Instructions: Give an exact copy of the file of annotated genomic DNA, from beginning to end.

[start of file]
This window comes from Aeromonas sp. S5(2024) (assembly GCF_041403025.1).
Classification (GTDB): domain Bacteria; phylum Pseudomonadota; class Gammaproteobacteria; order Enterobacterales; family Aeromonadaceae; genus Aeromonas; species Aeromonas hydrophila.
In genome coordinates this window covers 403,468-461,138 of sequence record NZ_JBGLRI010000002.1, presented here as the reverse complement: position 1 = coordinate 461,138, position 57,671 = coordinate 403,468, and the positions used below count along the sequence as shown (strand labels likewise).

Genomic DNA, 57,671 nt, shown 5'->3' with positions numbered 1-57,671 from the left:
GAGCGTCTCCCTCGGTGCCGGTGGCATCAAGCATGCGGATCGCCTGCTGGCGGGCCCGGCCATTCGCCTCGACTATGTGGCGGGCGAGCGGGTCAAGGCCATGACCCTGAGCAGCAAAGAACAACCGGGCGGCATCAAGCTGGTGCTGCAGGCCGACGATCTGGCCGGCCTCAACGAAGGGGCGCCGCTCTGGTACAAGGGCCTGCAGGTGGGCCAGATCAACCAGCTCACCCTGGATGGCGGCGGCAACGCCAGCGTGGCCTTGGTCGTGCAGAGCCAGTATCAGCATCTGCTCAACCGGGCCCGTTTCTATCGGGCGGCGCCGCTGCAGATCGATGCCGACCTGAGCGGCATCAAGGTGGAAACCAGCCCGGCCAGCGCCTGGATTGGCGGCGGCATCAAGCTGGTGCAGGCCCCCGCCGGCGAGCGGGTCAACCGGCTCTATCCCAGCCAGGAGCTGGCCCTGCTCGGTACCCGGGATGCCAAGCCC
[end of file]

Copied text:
This window comes from Aeromonas sp. S5(2024) (assembly GCF_041403025.1).
Classification (GTDB): domain Bacteria; phylum Pseudomonadota; class Gammaproteobacteria; order Enterobacterales; family Aeromonadaceae; genus Aeromonas; species Aeromonas hydrophila.
In genome coordinates this window covers 403,468-461,138 of sequence record NZ_JBGLRI010000002.1, presented here as the reverse complement: position 1 = coordinate 461,138, position 57,671 = coordinate 403,468, and the positions used below count along the sequence as shown (strand labels likewise).

Genomic DNA, 57,671 nt, shown 5'->3' with positions numbered 1-57,671 from the left:
GAGCGTCTCCCTCGGTGCCGGTGGCATCAAGCATGCGGATCGCCTGCTGGCGGGCCCGGCCATTCGCCTCGACTATGTGGCGGGCGAGCGGGTCAAGGCCATGACCCTGAGCAGCAAAGAACAACCGGGCGGCATCAAGCTGGTGCTGCAGGCCGACGATCTGGCCGGCCTCAACGAAGGGGCGCCGCTCTGGTACAAGGGCCTGCAGGTGGGCCAGATCAACCAGCTCACCCTGGATGGCGGCGGCAACGCCAGCGTGGCCTTGGTCGTGCAGAGCCAGTATCAGCATCTGCTCAACCGGGCCCGTTTCTATCGGGCGGCGCCGCTGCAGATCGATGCCGACCTGAGCGGCATCAAGGTGGAAACCAGCCCGGCCAGCGCCTGGATTGGCGGCGGCATCAAGCTGGTGCAGGCCCCCGCCGGCGAGCGGGTCAACCGGCTCTATCCCAGCCAGGAGCTGGCCCTGCTCGGTACCCGGGATGCCAAGCCC